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Why do CTAs mostly use trend-following systems?

Discussion in 'Trading Strategies/Systems' started by helpme, Aug 21, 2016.

  1. helpme

    helpme

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    Why the preference for trend-following and the neglect for mean-reversion strategies?
     
  2. Triathlete

    Triathlete Keep it Simple..!

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    Here is my view:

    With trend following you are buying into a stock which has already started moving in the direction you want it to go whether up or down so you could say you are getting instant growth to a certain point until the trend stops and you get out if you believe there is no more move in the stock.

    With a mean reversion strategy you may have found a stock that is undervalued to its mean price but we do not know when the market see the value in this and starts to correct itself, so in other words you may not get any growth out of the stock for weeks or months.....so this could be classed as opportunity cost lost.

    That is my understanding.....
     
  3. CanOz

    CanOz Home runs feel good, but base hits pay bills!

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    First of all is this really FACT?
     
  4. RowanC

    RowanC

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    My opinion is that futures show more of a tendency to follow momentum and are therefore are more suitable for CTA's who use trend following models.

    I also think that futures don't inherently show high levels of co-integration which is important for mean reversion strategies, compared to say equities.

    That said there are CTA's that use mean reversion and there is plenty of research to support momentum in stocks.
     
  5. Trendnomics

    Trendnomics

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    Liquidity is a big problem when you have a large fund - hence, the avoidance of trading individual equities by CTA's - this creates an obvious opportunity for retail traders.

    Most of the CTA's with long successful track records, are adhering to trend-following models.
     
  6. Beej

    Beej

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    I reckon it's because with Commodities, how do you determine fundamental value? It's very difficult - the value of a commodity is driven almost purely based on global supply/demand - price can easily be driven below production cost for many producers, and can also be driven by excessive demand to prices many multiples of production cost for long periods of time. You don't have things like earnings ratios, earnings / revenue growth forecasts, capital reserves / debt, book value, management quality etc etc to look at and build a valuation around like you do with say a cash equity stock.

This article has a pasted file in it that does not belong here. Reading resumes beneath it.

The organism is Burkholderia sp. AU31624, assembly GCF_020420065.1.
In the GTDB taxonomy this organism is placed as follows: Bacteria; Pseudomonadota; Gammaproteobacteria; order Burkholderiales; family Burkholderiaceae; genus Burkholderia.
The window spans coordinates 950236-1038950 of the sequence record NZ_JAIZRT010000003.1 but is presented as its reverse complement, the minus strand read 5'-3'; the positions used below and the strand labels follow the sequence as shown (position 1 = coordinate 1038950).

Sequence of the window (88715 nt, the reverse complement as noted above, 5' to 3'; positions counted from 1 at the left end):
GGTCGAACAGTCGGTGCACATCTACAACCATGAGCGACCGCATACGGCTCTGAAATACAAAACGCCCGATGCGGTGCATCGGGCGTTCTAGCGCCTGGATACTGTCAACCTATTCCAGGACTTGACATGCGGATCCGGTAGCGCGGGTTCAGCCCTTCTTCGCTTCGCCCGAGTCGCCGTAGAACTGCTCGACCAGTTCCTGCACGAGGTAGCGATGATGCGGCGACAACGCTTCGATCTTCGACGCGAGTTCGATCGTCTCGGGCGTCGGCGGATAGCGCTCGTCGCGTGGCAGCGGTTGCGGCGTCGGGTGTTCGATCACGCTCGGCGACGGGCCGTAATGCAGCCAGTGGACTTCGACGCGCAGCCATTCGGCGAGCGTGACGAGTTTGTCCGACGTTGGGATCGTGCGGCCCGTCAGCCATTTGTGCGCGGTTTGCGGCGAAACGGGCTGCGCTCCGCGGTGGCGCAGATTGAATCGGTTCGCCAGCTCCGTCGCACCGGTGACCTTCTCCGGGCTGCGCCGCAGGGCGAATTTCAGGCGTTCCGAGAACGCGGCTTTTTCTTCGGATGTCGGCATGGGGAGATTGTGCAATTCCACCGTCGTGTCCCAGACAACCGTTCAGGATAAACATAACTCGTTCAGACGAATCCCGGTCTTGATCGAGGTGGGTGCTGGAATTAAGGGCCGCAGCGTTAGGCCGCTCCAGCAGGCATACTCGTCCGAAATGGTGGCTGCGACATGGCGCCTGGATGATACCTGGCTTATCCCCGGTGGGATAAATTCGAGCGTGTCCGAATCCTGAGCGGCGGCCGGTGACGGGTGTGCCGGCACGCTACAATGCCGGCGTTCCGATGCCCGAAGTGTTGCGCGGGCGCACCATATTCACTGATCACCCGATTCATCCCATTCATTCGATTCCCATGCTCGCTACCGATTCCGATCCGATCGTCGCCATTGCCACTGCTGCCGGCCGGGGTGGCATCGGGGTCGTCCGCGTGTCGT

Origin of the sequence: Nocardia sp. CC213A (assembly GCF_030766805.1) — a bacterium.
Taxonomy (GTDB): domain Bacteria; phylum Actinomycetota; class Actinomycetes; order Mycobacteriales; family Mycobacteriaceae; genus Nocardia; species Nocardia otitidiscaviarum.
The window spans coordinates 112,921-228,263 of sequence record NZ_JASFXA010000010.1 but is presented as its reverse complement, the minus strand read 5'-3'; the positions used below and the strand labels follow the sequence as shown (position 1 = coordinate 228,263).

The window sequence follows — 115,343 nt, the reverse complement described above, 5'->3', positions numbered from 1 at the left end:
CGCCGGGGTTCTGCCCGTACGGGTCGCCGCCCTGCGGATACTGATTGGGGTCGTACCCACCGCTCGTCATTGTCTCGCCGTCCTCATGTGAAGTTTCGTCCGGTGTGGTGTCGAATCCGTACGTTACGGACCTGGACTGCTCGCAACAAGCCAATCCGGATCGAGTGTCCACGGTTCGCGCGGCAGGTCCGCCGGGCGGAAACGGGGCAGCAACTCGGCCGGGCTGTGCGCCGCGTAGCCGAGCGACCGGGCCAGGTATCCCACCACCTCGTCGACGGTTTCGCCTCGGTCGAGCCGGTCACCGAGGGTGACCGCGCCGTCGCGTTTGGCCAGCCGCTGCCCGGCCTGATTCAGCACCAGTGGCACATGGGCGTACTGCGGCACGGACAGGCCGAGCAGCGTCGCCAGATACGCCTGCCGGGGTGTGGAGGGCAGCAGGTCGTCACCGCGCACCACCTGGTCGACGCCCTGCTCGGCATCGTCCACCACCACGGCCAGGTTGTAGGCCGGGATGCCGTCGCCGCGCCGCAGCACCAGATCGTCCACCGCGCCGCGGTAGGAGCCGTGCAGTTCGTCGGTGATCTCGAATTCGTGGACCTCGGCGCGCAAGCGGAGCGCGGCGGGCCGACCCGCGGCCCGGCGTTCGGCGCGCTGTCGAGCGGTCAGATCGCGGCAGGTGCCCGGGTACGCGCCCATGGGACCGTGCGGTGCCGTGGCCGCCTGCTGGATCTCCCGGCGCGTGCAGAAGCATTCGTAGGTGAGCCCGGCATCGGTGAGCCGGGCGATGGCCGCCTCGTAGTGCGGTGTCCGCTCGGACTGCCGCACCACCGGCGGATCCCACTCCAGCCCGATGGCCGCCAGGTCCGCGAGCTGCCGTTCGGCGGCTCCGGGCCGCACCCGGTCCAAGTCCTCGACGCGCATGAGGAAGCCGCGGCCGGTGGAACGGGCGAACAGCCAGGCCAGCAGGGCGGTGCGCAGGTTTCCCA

Also the commodity markets tend to have "big" uni-directional moves over medium / long and extra long periods of time frames, and with an ultimate change in long term direction being quite sudden and severe (thing the oil price over the past 5 and 10 years for example).

    Re mean reversion - what would mean-reversion mean in the context of trying to value a single commodity? What's the mean value of copper? Gold? Wheat? Pork Bellies? Cattle? I don't think there is such a thing?

    As a result, any speculative and especially systematic commodities / futures trading (which is what a lot of the CTAs engage in) will tend towards trend-following to some extent, in order to capitalise on the price directional moves. In a way, the only true read you can get on the underlying supply / demand balance is from the price action in the commodities markets - so you could argue following the trend is also following the fundamentals.
     
  7. minwa

    minwa

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    Lol, NO.

    CTAs are only authorized to trade futures/future options/FX, not equities - nothing to do with liquidity of stocks. If they want to trade equities they need other licenses.

    Also the largest of funds (way bigger than CTAs) trades mostly individual equities - again liquidity has nothing to do with it. Have a look at Soros's fund holdings. Does his fund avoid individual equities ? http://www.insidermonkey.com/hedge-fund/soros+fund+management/2/
     
  8. Trendnomics

    Trendnomics

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    Please read my response in relation to the thread's title: "Why do CTAs mostly use trend-following systems?".

    Last time I checked George Soros was not a trend-follower.

    A predominant number of trend-following hedge funds are CTA's - due to the excellent liquidity and availability of additional trading hours.

    http://dunncapital.com/index.php

    DUNN.png

    http://www.dunncapital.com/pdfs/DUNN-Wall-Street-Transcript.pdf
     

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  9. minwa

    minwa

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    You said CTA don't consider individual equities for trend following because of no liquidity. A pure CTA don't even trade equities - why would they even consider and disregard it because of lack of liquidity ?

    Anyone that is profitable trading/investing is a trend follower in their time frame, no exceptions.

    It's just a term thrown around in the retail world to sound sophisticated.
     
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